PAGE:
The backpage.com shutdown has made waves in the adult advertisement community after the FBI concluded their years-long investigation due to concerns regarding sex trafficking.
Backpage.com is an adult classifieds website that has received a reputation, whether deserved or unfounded, as a hotbed for sex workers and clients to connect. Whether that’s a problem in and of itself depends on your individual moral compass, but the FBI believes that the site may be promoting sex trafficking – a major problem that they hope the backpage.com shutdown will address. The FBI confirmed on Friday that they had also raided the Sedona home of Michael Lacey – the founder of backpage.com – possibly suggesting that he played some hand in the issue outside of a misappropriation of his site.
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While it was not known when exactly we’d see the backpage.com shutdown, the site had been under investigation for years due to allegations that it facilitates sex trafficking on the ads page. The FBI clearly feels that there was enough evidence to warrant the backpage.com shutdown, and insists that the site may have been used for nefarious purposes.
The site has long skirted the law by allowing users to post ads for “escorts” who are paid for their time rather than for sex, with whatever happens on the date being activity between two consensual adults. It’s a legal gray area as the agreement is made for companionship rather than sex, but the backpage.com shutdown was due to sex trafficking – which is a pretty cut and dry issue when it comes to discussing legality.
While the backpage.com shutdown is the latest news in the world of adult personals, the FBI has already taken action and shut down a number of other adult websites due to the fear that they were enabling sex trafficking. The FBI alleges, too, that the site was used to facilitate sex with underage girls.
In the documents surrounding the backpage.com shutdown, there is information from 17 victims who all claim they were forced into sex trafficking – with some of them being children.
The charges that led to the backpage.com shutdown were filed in Arizona, because that is where the website is founded and where the servers are maintained. The Department of Justice has come forward and stated that almost every single sex trafficking case involves some sort of online advertisement – with many of them coming from backpage.com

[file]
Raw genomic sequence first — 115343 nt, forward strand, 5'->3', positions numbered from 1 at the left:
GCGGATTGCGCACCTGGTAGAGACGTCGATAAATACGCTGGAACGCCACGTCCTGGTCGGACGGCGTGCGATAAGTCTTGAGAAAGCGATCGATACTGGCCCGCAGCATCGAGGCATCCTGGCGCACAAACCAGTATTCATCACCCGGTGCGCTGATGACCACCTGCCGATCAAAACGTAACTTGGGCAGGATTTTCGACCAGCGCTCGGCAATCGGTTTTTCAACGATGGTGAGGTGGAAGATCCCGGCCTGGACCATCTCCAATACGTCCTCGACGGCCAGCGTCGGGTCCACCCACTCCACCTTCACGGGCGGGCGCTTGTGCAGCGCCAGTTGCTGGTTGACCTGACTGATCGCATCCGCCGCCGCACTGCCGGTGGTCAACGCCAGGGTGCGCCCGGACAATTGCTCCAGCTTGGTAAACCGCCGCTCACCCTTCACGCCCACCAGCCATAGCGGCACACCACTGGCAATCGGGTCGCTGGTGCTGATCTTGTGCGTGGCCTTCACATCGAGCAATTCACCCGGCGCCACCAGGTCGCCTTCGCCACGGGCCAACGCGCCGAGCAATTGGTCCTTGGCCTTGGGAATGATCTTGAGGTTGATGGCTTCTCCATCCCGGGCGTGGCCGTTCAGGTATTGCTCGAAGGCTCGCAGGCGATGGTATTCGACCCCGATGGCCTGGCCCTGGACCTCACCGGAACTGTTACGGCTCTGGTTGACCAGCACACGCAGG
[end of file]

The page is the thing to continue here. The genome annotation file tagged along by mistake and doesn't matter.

Part of the Department of Justice’s issue with websites like backpage.com is that they facilitate sex trafficking by giving sheepish people access to victims that they may not be brave enough to approach on the street – leading to more business for traffickers and driving up the demand for young children who were forced into prostitution. Previous cases against the site had been thrown out of court, but this one seemed to stick – causing the backpage.com shutdown and hopefully lowering the prevalence of child sex trafficking. The DOJ alleges that the site has earned $500 million in revenue from prostitution since it was first created.
The evidence that led to the backpage.com shutdown seemed pretty damning, with a report from the U.S. Senate subcommittee back in 2017 stating that the National Center for Missing and Exploited Children’s data indicates a whopping 73 percent of the child trafficking reports they receive link in one way or another back to backpage.com. If this is true, it is a major blow to those involved in trafficking, as it shuts down a major avenues for people to connect with escorts.
Executives from backpage.com insist they are protected by the Communications Decency Act which regulates pornographic material on the Internet, and suggests that the law states that the sites can’t be held responsible for content created by third parties. Investigators stated that the site lost the protection from that act when they alerted posters to key terms relates to child sex trafficking – even going so far as to allow users to rephrase their ads so that they wouldn’t be flagged for child sex trafficking, warning them not to use terms like “Lolita”, “young”, “teenager”, or even the term “Amber Alert.” The CEO of the website, Carl Ferrer, was arrested back in 2016 on pimping charges – suggesting that the leadership was well aware of the material on the site and perhaps warranting the backpage.com shutdown.
U.S. Senator John McCain has since released a statement on the backpage.com shutdown that explains the justification of the Department of Justice and the Senate.
“The seizure of the malicious sex marketplace Backpage.com marks an important step forward in the fight against human trafficking. This builds on the historic effort in Congress to reform the law that for too long has protected websites like Backpage from being held liable for enabling the sale of young women and children. Today’s action sends a strong message to Backpage and any other company facilitating online sex trafficking that they will be held accountable for these horrific crimes.”
Whether or not the backpage.com has an appreciable effect on the prevalence of child sex trafficking remains to be seen, but it does shut down one of the top sites for connecting clients and escorts. While many insist that interested parties will just migrate to other sites, the popularity of backpage.com was unprecedented – making the shutdown a major deal for those involved in the industry as a client or worker.